We Want to Learn

We Want to Learn

As the Syrian tragedy mounts day by day, it threatens the future of an entire generation. The violence is preventing nearly 3 million children from getting an education, pushing them further into the the arms of militant groups. This educational crisis has been a priority to many civil society organizations like The Day After that launched a grassroots campaign recently, aiming at “spreading awareness among young generations and helping children and teachers find their way back to school,” the campaign’s operators explain to SyriaUntold.

We Want to Learn campaign first started in Daraa and Idlib governorates, and has reached Western Ghouta in the countryside of Damascus and other cities and villages.

In Daraa, activists discussed the campaign’s plan with experts in the field of psychology and counseling, to guarantee the campaign’s utmost impact and influence. They held meetings with parents of school-aged children and explained the objectives of the campaign.

The Free Syrian Army (FSA) had hindered the progress of the campaign in Daraa but when activists met with some of the soldiers and explained the principles and goals of the initiative. “They were very cooperative and welcomed these ideas,” they report.

"With knowledge we progress."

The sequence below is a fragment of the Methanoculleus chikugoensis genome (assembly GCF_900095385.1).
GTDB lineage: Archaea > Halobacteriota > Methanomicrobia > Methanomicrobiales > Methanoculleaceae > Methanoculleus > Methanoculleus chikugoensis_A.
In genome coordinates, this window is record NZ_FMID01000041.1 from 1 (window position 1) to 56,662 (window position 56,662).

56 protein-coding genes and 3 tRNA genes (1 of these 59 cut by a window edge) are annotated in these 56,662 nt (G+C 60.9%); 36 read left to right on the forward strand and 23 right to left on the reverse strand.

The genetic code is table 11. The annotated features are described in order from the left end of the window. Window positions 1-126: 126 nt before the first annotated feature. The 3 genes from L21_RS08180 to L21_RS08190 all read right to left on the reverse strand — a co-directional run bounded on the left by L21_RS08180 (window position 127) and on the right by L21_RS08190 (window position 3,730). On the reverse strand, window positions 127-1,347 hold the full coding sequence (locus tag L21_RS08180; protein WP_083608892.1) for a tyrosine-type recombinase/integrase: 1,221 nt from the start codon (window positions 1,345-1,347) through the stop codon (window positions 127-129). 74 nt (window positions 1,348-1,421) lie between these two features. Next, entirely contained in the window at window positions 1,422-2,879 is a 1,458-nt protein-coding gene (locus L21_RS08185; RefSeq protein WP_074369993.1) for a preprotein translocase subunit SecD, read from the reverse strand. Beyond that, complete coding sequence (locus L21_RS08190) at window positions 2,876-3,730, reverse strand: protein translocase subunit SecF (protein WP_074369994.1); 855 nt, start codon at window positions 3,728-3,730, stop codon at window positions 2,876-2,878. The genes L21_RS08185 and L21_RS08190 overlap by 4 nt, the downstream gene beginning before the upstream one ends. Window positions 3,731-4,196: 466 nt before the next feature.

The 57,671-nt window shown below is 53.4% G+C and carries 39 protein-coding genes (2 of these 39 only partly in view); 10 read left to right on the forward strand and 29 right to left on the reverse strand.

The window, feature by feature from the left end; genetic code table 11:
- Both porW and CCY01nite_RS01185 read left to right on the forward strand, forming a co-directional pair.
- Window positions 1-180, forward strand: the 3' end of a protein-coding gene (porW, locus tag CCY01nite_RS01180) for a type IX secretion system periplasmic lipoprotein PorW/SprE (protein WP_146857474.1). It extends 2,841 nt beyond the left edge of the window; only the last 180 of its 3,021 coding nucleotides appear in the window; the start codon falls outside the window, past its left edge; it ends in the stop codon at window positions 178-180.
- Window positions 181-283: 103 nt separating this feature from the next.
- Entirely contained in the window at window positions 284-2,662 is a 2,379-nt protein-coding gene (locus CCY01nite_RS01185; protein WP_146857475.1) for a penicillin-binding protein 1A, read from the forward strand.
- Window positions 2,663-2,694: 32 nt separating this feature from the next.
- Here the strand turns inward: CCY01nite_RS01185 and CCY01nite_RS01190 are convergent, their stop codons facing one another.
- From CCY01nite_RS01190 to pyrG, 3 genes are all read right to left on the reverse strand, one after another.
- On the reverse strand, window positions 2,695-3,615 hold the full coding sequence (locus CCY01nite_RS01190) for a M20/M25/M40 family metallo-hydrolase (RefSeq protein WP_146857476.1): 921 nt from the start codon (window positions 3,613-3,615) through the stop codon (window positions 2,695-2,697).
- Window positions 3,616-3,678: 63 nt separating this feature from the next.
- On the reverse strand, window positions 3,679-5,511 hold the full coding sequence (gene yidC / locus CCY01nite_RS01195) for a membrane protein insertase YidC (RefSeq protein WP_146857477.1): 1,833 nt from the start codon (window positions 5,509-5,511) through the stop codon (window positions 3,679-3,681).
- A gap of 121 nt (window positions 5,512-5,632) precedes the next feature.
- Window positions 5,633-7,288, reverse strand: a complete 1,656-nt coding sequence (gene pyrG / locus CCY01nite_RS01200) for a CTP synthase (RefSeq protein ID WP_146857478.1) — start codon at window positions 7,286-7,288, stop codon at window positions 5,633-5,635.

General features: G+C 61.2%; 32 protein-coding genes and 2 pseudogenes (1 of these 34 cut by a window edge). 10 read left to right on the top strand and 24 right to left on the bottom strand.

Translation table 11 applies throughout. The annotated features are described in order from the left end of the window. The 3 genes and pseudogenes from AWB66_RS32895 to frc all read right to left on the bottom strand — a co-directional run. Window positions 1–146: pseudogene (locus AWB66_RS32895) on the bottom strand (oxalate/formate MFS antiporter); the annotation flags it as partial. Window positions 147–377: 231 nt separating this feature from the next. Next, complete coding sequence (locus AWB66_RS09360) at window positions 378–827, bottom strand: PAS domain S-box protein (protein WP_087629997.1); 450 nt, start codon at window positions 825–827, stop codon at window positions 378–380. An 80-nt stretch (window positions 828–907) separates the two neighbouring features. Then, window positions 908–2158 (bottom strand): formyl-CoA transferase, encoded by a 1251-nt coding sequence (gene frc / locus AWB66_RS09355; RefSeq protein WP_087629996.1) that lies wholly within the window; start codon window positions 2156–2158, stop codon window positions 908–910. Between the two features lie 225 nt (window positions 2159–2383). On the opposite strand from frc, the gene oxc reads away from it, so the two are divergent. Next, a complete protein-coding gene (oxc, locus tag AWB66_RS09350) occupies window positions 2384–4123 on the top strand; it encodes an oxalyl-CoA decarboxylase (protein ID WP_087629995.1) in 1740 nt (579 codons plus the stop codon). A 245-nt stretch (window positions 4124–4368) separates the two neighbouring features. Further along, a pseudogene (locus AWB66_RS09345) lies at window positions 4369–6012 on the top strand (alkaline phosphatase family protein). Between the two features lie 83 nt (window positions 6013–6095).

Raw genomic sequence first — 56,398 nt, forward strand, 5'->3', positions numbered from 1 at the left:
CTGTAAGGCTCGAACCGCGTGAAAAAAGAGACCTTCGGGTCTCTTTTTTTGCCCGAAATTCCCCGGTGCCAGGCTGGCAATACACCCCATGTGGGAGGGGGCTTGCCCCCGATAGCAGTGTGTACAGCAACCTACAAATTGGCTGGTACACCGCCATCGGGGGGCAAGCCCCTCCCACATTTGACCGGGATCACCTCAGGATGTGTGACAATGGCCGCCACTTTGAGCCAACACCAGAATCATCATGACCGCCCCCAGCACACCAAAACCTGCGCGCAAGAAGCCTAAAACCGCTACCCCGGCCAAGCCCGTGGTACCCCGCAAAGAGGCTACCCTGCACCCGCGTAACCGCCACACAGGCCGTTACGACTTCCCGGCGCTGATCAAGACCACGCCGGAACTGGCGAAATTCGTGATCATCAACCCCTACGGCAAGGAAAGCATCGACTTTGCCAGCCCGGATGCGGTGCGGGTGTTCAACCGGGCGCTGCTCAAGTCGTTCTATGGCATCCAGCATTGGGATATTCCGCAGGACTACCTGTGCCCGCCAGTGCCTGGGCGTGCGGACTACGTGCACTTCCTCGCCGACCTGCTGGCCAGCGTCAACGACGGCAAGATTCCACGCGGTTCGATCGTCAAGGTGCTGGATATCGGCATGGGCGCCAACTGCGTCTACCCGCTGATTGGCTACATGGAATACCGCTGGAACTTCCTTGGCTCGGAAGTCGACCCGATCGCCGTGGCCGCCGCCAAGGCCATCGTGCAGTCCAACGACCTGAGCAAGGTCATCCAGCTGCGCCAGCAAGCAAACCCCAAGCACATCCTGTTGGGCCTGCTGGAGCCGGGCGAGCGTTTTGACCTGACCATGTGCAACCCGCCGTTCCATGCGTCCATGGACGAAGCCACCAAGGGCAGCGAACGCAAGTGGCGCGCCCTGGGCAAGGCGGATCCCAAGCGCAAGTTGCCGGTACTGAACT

“With knowledge we progress.”

In Idlib on the other hand, activists interviewed secretaries in schools, to collect data on the condition of schools in the city. They also handed out hundreds flyers and pamphlets about the importance of education, encouraging parents to send their children to school.

What placed more difficulties in the face of the campaign was the ceaseless bombardment on the two cities, which forced the campaign’s operators to give seminars in basements and shelters.

The Ministry of Education of the Interim Government did not collaborate with The Day After in launching the campaign. However, the campaign’s operators in Daraa will report the issues they have witnessed to the Syrian Interim Government.

“We have noted the technical problems we encountered working on this campaign, like the insufficiency of the teaching staff and the need to rehabilitate a number of the schools,” says an activists from Daraa, “schools in Idlib are in desperate need of campaigns focusing on education. Especially now that Idlib is no longer under the control of the regime,” adds another activists from Idlib.

The activists behind the We Want to Learn campaign report they are not disappointed by the hesitant reactions. They realizing these initiatives take time, especially in light of the ongoing conflict. They look forward to a day when Syrian children obtain their basic right to an education, and when they get to play with toys and not guns.

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